Ah, got it. Honestly, when I look at that wall all I see is primer spots. Posted Image

View PostThorondor, on 25 September 2019 - 07:26 PM, said:

What is beyond questioning at this stage is your comfort level dealing with paint mixes - primer with top coat, older paint with new and other very forward intermixes of variable origin - without noticeable concern about possibly ending up with some manner of unqualifiable goop.

There are only a few "do not try this" tips. First, don't ever try to mix latex and oil based paints together. If you did, chuck it out immediately because that'll be a goopy mess for sure. Don't try mixing, say, a flat paint with a gloss (paints on the opposite ends of the sheen spectrum). You would think you would get a satin finish, but that's not always the case. Plus the consistency of said paint is much different than that of a true satin. And maybe a third would be to not mix strange colors together with different mixing bases (for example a deep base with a pastel base). The result may be an unexpected color. Oh and don't mix interior paints with exterior and then use that outside. Bad news. Vice versa is ok to a point (exterior paint has a higher tolerable level of VOCs so you need good ventilation if applying that indoors).

Paints I consider sorta "safe" to mix are those by the same company within the same "line" of paint type. (Say, an interior flat with an interior semi gloss with the same brand name). Usually those will mix pretty well. Another mix which is sorta safe is two paints from two different companies with the same sheen. That should be fine unless one (or both) of the companies have crap paint. Although, what do you have to lose if both paints are crappy anyway? If you know that both companies have decent paint, then you can probably experiment without too much consequence. You can mix a primer with a top coat, but just don't expect the result to be a true primer anymore (unless you only put in a little top coat). I normally use these mixes to get rid of old paint as you don't want to have only a little bit of paint at the bottom of a can drying out. So those are my tips for "mixologists". Posted Image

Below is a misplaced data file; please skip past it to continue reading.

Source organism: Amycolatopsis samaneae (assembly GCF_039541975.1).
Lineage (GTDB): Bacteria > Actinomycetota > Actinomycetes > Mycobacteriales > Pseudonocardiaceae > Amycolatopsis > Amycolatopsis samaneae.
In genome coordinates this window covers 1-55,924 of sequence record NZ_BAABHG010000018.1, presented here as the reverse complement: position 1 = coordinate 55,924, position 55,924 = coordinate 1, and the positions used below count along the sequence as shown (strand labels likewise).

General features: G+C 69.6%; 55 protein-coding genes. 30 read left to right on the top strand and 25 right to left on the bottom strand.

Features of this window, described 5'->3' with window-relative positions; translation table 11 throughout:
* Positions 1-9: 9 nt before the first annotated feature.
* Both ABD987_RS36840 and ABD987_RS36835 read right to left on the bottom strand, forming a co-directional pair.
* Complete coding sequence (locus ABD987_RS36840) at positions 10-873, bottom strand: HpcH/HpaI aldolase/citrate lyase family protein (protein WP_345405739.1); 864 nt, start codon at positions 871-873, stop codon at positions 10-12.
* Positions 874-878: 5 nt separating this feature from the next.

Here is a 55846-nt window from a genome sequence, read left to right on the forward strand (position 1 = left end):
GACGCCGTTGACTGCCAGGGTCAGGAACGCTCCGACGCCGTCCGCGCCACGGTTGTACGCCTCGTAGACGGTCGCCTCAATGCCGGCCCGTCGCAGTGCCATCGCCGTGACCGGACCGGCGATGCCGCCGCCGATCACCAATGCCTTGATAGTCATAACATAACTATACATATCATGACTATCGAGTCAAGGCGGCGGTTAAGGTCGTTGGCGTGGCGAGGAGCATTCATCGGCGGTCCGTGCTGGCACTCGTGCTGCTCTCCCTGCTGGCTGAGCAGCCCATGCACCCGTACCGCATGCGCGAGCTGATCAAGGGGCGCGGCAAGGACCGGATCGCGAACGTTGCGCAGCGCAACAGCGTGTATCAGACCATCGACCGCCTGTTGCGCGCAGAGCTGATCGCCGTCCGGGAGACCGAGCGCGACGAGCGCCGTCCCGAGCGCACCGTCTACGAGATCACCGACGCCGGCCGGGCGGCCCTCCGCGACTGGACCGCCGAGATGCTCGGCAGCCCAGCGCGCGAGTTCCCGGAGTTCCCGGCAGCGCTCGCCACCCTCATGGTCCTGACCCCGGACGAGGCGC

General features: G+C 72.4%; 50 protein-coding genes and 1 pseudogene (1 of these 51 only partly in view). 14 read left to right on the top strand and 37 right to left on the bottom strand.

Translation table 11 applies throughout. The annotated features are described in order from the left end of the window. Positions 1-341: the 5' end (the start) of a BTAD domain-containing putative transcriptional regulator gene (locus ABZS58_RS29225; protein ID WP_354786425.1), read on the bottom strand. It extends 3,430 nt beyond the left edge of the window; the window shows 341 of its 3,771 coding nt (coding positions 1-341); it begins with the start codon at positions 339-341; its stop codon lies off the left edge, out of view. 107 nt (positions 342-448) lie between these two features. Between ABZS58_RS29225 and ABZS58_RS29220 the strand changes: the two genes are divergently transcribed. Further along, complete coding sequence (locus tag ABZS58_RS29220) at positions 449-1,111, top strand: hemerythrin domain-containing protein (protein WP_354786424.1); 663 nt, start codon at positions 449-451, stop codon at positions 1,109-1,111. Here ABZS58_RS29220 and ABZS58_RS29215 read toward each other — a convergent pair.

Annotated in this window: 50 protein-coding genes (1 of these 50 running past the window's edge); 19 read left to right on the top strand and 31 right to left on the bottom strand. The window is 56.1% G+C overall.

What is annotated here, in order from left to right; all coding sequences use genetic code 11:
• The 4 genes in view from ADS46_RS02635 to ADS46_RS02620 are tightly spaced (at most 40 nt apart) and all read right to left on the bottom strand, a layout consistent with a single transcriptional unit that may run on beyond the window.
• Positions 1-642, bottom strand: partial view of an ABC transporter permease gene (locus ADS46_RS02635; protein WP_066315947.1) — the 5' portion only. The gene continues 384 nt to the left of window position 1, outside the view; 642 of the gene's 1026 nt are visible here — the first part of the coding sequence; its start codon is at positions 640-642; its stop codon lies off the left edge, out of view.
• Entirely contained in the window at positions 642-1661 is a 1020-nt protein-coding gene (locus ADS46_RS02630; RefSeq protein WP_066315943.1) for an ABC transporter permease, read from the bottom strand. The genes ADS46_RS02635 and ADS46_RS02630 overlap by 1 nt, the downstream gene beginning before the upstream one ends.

I think I figured out why that paint in the primer can was so light. I believe I had the paint company mix up a half-formula primer (half the normal pigment of the paint color you are using for the top coat) and then someone put on a cover from a top coat on it by accident. See why I'm a little anal retentive about labeling both the can and the lid so you know what paint is in the can? Heck, I'd probably even label the bottom of the can just in case the label comes off or gets covered in paint. Posted Image

I had a little bit of time to work on the wall today. Opened up the next can in the stack of top coat paint and used that up going over the dark spots, cutting in along the pavement and partially underneath the gutter. Ran out before I could do all the cutting in and touching up the light areas (can see that underneath the left window).

DSC09740JPG.jpg

Any other light spots or areas is the old paint which has been bleached by the sun and elements. Cutting in the rest and touching up the light areas shouldn't take too much time (assuming it doesn't rain). Once that's done I can get out the big roller and go over everything so it's nice and uniform (have to still put another coat of red on the windows and screen frames first). So that's where I'm at right now. Posted Image

- Zombie

My X-COM Patch Kit For UFO Defense | Emergency XCOM Meeting spoof on YouTube




JellyfishGreen said:

Zombie: Empirical data's your only man, when formulating a research plan.
A soldier's death is never in vain if it makes the formula more plain.
A few dozen make a better case for refining that third decimal place.
They call me Zombie because I don't sleep, as I slowly struggle to climb this heap,
of corpses, data points, and trials, but from the top - I'll see for miles!

#192 Thorondor

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Posted 27 September 2019 - 08:54 AM

Thanks for the Abridged Alchemical Guide To Safe Pigmentation Concoctions, Zombie! Posted Image

I can see the 'acne' is gone Posted Image and there's just that scattering of small lighter spots left as you mention. Nothing a little extra makeup at your deft hand won't take care of and that beauty won't be camera shy anymore soon. :D

#193 Zombie

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Posted 11 October 2019 - 04:26 AM